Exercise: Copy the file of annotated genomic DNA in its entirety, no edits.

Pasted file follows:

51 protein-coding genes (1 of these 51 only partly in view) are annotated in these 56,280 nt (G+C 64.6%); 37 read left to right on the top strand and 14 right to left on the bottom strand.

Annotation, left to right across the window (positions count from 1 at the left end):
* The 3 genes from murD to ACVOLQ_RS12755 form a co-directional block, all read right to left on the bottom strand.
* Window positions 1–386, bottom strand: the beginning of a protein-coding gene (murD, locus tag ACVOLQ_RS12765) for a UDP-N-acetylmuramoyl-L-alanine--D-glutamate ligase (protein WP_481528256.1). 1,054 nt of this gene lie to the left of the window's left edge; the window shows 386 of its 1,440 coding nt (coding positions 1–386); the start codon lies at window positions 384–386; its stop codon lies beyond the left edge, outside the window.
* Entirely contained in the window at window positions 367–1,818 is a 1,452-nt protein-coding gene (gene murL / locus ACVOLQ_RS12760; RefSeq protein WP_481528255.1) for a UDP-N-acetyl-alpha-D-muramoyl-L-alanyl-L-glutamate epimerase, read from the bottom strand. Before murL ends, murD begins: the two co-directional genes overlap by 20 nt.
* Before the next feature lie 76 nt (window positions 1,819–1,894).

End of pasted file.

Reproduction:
51 protein-coding genes (1 of these 51 only partly in view) are annotated in these 56,280 nt (G+C 64.6%); 37 read left to right on the top strand and 14 right to left on the bottom strand.

Annotation, left to right across the window (positions count from 1 at the left end):
* The 3 genes from murD to ACVOLQ_RS12755 form a co-directional block, all read right to left on the bottom strand.
* Window positions 1–386, bottom strand: the beginning of a protein-coding gene (murD, locus tag ACVOLQ_RS12765) for a UDP-N-acetylmuramoyl-L-alanine--D-glutamate ligase (protein WP_481528256.1). 1,054 nt of this gene lie to the left of the window's left edge; the window shows 386 of its 1,440 coding nt (coding positions 1–386); the start codon lies at window positions 384–386; its stop codon lies beyond the left edge, outside the window.
* Entirely contained in the window at window positions 367–1,818 is a 1,452-nt protein-coding gene (gene murL / locus ACVOLQ_RS12760; RefSeq protein WP_481528255.1) for a UDP-N-acetyl-alpha-D-muramoyl-L-alanyl-L-glutamate epimerase, read from the bottom strand. Before murL ends, murD begins: the two co-directional genes overlap by 20 nt.
* Before the next feature lie 76 nt (window positions 1,819–1,894).